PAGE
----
First time fruit grower here. I have a 30ft. overgrown and unmanageable apple tree in my back yard. The trunk is partially hollow (see photo). The 1st division of limbs is about 10ft from the ground. I believe the tree to be a McIntosh variety or relative of this.
I believe the roots to be good as all the limbs bloom fully and bear fruit (which falls prematurely because of the size of the tree?).
Can this tree be cut to below the first division and used a root stock for grafts of desired varieties of apple? Are there references you could recommend (videos or text) to help advise on this situation? If I would be better off just removing the tree entirely feel free to say so.
Basically everything that is hollow has to go as it just serves as a hotel for insects to continue eating up the tree. If it can be cut down to good wood, even if to the ground, new growth will come up. You can either graft directly into the freshly cut trunk next spring or onto the new growth a year after.
The fruit drop could be due to bugs. Plum curculio for example damages the fruit which the tree will drop.
I also have 2 huge apple trees. The healthy tree, I’m considering cutting it down to size bit by bit. I’ve read suggestions to not chop more than 1/3 per year. The other unhealthy tree, I plan to cut and replace.
First of all, I would remove all of the plantings (or weeds?) around the tree. They are causing moisture is which is not good for the trunk, which is in bad shape already. I would, frankly, start again with a new tree. You have a long wait with grafts on a sawed off trunk.
I think you should try grafting. You have a decent chance of success, and not much to lose. “Topworking” is the term you should be searching for.
I’m in 4b/5a, and about a year into the same process. The half-dozen trees I did were not as large around as yours, but may actually be older. They were 80-90 year old apples that were growing on the edge of a field that had been lost to the adjoining forest: 6"-8" diameter, 30 ft tall, no low limbs. I cut the growth around them, let them taste the sunlight for a year, tasted a few of the apples they produced, and then decided to try topworking them.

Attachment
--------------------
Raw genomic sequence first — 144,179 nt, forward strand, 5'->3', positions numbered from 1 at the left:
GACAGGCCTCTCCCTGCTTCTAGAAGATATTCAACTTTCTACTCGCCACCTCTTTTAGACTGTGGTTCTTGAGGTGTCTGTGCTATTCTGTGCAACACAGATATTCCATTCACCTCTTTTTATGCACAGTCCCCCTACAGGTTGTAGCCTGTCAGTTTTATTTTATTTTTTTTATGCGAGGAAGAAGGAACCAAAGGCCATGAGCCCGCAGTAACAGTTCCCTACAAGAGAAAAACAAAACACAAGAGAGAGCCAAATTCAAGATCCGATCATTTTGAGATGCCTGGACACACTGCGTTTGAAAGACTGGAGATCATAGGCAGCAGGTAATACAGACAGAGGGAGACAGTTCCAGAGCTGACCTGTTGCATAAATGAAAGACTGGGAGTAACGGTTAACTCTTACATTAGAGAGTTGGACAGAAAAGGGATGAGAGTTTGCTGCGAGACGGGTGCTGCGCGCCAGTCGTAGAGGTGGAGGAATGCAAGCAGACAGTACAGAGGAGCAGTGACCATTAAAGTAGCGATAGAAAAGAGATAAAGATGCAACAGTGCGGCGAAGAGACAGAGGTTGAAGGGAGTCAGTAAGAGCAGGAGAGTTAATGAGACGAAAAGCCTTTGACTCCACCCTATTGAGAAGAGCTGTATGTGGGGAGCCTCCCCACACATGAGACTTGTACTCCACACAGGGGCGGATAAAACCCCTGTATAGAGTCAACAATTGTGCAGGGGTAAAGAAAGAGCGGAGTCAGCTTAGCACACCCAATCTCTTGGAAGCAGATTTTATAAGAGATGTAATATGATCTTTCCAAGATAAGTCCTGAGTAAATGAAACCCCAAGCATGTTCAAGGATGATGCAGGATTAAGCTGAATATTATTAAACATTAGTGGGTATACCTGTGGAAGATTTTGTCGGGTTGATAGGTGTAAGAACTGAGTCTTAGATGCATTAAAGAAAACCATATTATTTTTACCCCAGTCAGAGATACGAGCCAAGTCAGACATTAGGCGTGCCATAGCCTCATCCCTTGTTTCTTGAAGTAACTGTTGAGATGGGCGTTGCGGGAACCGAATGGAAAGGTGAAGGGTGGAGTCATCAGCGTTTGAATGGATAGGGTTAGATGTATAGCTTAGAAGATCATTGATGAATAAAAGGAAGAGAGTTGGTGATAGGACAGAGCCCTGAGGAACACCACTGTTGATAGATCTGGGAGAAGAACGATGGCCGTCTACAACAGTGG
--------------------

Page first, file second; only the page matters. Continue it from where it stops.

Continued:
I got about 85% initial take on the scions I put in, but my losses after that were higher than I would have liked. Birds landing on them, deer taking a chomp, and unknown things that happen at night took me down to about 70%. I also may have a few that just didn’t wake up after the winter (-24F, which is cold for us) although I’m still hoping they are just delayed.
But starting the second year, I probably have about 60% still looking promising. Growth ranged from 12"-40". I cut back the taller ones to about 18" this spring hoping that it would reduce future breakage and promote some low branching. The trees still look pretty ugly, but I have hopes that in a year or two they’ll just look strange. And hopefully in 5-6 years they might look good and start being productive.
You may want to do a preliminary cut of the tree a few inches above your final grafting height while it is dormant, and then cut it down to the final height just before putting the scions in.
You will want a lot of scions for a tree this size: maybe one every 3"-4" going around. Partly this is for redundancy in case some grafts fail, but mostly it is to promote faster healing over the large cut area.
The final grafting might be later than you expect. Wait until other apples in the area are starting to leaf out. It’s a pretty wide window, but slightly later is probably better than slightly earlier.
If you have deer pressure, consider grafting high (maybe not possible in your case) or fencing. If you have heavy birds, consider giving them something higher than the fragile scion to perch on.
If you are doing multiple varieties, figure out your labeling system ahead of time! Drawing a clock face in a book might be best. If you ever tell yourself “I’ll remember and do it tomorrow”, realize this is a lie.
While you can make do with just about anything, using the recommended grafting wax and sealant probably will make your life easier. But don’t let your expensive jar of Doc Farwell’s Seal and Heal freeze or you’ll feel really sad!
Link added to make things clearer. One of the products recommended for sealing large cuts like this is Doc Farwell’s Seal and Heal. If you let if freeze, it changes from a smooth ultra thick latex paint into a a gritty mess.